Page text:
A Bakersfield couple who have erected gates and fences atop Ontario Ridge have agreed to remove the unpermitted structures from the popular hiking area by Oct. 17.
In a plan approved Tuesday, Robert and Judy McCarthy agreed to remove barbed wire and other fencing, gates and “No Trespassing” signs that were placed along the heavily-used scenic trail that leads from Pismo Beach to Pirate’s Cove just south of Avila Beach.
The announcement was cause for celebration among coastal activists who fought to have the fences removed.
“Thank you to everyone who wrote letters, showed up at Coastal Commission hearings since February, and who spread the word,” said Shell Beach activist and attorney Tarren Collins in an e-mail. “This victory could not have happened without your outpouring of concern to the Coastal Commission.”
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At its July meeting, the California Coastal Commission ordered the McCarthys to remove the unpermitted fencing and signs but required them to first prepare a plan that would spell out exactly how that would be accomplished, which they have done.
“We are pleased that the McCarthys have followed the commission’s order to remove the fences and restore the historic public use of this property quickly and completely,” said Charles Lester, the commission’s executive director. “The public, including many local residents, are looking forward to returning to this fantastic stretch of coast.”
Late last year, the McCarthys began installing the fences and gates, restricting hiking along the Ontario Ridge Trail as well as limiting wildlife migrations and views of the ocean.
The installations caused an outpouring of complaints to the Coastal Commission from members of the public who have told the commission they have been hiking on the ridge since the 1960s.
In their correspondence with the commission, the McCarthys said the fences were necessary to protect themselves from liability because hikers have reportedly fallen and been injured on the particularly steep trail from Pirate’s Cove to the top of the ridge. They also said that some gates remained unlocked, giving the public partial access to the property.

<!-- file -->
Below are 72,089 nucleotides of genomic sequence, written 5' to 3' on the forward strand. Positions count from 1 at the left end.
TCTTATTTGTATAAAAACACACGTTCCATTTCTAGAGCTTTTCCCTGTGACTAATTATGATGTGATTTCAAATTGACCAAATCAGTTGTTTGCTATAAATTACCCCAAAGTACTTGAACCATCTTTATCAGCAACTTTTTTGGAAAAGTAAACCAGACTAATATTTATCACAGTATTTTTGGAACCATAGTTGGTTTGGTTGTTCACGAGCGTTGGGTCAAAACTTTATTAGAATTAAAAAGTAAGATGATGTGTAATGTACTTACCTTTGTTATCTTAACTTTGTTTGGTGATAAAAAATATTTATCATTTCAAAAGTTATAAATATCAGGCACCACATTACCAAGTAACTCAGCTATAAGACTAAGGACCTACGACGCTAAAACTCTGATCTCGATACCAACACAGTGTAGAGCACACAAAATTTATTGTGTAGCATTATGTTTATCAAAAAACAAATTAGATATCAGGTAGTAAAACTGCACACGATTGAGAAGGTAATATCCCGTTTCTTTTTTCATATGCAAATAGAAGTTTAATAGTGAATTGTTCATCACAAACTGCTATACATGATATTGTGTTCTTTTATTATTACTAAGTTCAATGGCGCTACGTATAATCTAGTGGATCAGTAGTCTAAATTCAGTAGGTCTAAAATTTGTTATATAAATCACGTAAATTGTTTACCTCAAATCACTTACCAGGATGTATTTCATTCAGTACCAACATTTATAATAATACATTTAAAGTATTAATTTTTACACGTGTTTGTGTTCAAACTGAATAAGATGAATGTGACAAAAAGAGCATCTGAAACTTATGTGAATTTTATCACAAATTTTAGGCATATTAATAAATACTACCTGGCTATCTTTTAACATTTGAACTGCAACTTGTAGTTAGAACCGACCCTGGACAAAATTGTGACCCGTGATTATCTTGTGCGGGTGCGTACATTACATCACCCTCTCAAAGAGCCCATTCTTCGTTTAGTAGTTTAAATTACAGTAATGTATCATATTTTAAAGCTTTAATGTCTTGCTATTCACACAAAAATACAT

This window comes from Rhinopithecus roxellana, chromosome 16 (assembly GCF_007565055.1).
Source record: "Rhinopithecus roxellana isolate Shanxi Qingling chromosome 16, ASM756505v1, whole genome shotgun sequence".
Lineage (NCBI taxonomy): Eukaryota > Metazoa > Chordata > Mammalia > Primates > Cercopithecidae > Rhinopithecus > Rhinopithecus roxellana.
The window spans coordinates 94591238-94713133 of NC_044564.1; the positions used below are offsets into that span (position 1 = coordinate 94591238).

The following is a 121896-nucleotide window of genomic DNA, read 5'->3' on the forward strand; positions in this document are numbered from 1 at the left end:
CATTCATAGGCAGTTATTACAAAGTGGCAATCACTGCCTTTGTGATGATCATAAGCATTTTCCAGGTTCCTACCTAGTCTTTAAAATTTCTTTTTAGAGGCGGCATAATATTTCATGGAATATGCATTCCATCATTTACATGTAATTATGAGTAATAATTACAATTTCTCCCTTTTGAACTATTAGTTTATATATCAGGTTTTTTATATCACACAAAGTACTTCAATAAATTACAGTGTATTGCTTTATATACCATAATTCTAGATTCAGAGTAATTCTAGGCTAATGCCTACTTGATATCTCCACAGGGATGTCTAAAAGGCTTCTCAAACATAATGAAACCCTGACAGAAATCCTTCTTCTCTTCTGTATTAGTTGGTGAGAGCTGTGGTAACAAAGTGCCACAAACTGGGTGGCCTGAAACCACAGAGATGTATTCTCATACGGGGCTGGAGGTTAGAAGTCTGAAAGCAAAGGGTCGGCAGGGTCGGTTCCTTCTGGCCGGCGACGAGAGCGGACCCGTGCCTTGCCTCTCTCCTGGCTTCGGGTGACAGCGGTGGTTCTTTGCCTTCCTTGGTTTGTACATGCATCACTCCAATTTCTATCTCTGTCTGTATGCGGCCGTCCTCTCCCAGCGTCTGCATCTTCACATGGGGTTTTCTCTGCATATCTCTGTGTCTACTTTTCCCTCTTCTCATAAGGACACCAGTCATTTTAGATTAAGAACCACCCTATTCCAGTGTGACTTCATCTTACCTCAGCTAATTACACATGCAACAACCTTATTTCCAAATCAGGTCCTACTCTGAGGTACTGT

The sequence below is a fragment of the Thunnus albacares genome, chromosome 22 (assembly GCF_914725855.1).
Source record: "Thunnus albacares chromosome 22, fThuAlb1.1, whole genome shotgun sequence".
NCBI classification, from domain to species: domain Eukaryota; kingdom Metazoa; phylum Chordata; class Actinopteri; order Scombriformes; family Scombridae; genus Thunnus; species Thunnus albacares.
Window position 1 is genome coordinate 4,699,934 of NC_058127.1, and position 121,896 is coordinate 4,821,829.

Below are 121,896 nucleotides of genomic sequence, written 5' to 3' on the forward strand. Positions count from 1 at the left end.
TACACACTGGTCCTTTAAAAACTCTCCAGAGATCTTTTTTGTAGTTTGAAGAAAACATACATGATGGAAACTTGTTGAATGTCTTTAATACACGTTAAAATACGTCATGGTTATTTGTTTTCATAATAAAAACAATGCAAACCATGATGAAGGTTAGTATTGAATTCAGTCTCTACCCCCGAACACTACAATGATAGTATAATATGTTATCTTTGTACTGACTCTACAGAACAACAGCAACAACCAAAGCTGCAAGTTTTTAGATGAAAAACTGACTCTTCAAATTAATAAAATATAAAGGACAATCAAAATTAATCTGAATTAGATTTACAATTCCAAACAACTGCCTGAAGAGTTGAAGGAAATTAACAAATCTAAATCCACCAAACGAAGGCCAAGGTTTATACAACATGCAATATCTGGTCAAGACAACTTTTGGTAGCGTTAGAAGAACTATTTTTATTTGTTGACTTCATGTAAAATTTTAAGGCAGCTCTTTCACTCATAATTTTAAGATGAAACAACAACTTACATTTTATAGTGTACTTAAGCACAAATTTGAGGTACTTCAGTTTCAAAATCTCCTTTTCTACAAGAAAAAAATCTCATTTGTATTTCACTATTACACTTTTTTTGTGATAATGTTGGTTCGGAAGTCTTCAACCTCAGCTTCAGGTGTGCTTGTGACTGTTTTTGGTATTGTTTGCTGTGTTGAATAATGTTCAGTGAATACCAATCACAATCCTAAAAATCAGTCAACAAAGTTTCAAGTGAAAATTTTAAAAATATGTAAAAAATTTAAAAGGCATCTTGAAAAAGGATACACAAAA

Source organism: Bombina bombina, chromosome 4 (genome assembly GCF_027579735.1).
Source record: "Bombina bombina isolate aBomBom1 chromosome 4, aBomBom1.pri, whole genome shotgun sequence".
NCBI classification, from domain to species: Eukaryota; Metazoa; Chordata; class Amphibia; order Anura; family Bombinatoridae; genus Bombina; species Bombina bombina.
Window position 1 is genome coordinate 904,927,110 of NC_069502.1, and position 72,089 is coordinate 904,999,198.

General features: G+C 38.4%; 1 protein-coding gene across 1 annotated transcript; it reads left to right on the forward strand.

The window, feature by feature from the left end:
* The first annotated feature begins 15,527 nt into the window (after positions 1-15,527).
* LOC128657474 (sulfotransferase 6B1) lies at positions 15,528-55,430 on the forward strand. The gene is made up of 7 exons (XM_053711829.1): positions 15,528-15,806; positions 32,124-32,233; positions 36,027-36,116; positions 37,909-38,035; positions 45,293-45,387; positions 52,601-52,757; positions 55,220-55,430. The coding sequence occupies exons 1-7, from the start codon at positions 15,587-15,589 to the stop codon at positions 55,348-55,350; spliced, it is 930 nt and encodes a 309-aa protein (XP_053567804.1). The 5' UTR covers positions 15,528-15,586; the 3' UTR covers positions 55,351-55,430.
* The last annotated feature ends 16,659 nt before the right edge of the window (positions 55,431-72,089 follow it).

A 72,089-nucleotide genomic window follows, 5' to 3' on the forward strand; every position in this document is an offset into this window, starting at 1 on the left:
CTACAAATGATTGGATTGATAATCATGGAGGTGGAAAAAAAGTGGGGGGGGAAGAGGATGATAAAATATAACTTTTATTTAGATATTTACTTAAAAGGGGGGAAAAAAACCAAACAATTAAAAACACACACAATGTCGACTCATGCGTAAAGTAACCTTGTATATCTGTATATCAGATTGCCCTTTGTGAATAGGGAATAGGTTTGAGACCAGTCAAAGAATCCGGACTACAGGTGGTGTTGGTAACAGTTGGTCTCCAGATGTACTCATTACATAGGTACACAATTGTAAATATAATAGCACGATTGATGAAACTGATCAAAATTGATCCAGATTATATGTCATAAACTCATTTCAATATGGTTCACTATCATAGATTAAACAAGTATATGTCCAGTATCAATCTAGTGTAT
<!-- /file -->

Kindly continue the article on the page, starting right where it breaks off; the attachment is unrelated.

The McCarthys faced daily fines of as much as $11,500 if they failed to comply with the commission’s cease-and-desist order. The commission’s chief of enforcement, Lisa Haage, said the potential to levy fines contributed to a speedy resolution.
“We believe that property owners become a lot more cooperative when they know they might have to pay fines for not complying with the Coastal Act,” she said. “The threat of daily fines accruing provides a strong incentive to resolve a problem, and to resolve it more quickly, rather than argue about it for years on end.”
According to the agreement, the McCarthys will remove all unpermitted fences, signs, gates, gateposts and footings; restore all areas impacted by unpermitted development and the removal of unpermitted development; and vegetate, with native plants, areas that have been disturbed by unpermitted development or the removal of unpermitted development.
There is one exception to the agreement. One gate and fence will be allowed for an additional 45 days, said Sarah Christie, commission spokeswoman.
The gate and fence are adjacent to county property, and the 45 days will allow the commission and county to work out a way to keep all-terrain vehicles from the county property.
“It won’t impede pedestrian access,” Christie said. “The gate will remain open.”